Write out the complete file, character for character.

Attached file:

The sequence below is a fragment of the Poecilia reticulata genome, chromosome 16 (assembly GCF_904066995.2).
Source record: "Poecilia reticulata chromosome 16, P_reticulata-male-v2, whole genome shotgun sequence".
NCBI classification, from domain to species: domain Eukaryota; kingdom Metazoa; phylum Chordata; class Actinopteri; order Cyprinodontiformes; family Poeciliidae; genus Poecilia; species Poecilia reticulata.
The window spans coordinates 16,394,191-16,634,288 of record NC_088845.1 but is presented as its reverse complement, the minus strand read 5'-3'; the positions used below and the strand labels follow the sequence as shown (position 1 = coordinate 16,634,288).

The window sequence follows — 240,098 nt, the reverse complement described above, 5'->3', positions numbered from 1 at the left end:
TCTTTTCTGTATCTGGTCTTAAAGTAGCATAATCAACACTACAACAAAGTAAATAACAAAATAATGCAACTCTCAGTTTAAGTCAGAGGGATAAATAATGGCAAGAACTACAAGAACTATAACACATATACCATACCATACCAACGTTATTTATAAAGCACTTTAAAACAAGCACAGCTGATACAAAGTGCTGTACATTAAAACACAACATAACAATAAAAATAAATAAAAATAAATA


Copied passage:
The sequence below is a fragment of the Poecilia reticulata genome, chromosome 16 (assembly GCF_904066995.2).
Source record: "Poecilia reticulata chromosome 16, P_reticulata-male-v2, whole genome shotgun sequence".
NCBI classification, from domain to species: domain Eukaryota; kingdom Metazoa; phylum Chordata; class Actinopteri; order Cyprinodontiformes; family Poeciliidae; genus Poecilia; species Poecilia reticulata.
The window spans coordinates 16,394,191-16,634,288 of record NC_088845.1 but is presented as its reverse complement, the minus strand read 5'-3'; the positions used below and the strand labels follow the sequence as shown (position 1 = coordinate 16,634,288).

The window sequence follows — 240,098 nt, the reverse complement described above, 5'->3', positions numbered from 1 at the left end:
TCTTTTCTGTATCTGGTCTTAAAGTAGCATAATCAACACTACAACAAAGTAAATAACAAAATAATGCAACTCTCAGTTTAAGTCAGAGGGATAAATAATGGCAAGAACTACAAGAACTATAACACATATACCATACCATACCAACGTTATTTATAAAGCACTTTAAAACAAGCACAGCTGATACAAAGTGCTGTACATTAAAACACAACATAACAATAAAAATAAATAAAAATAAATA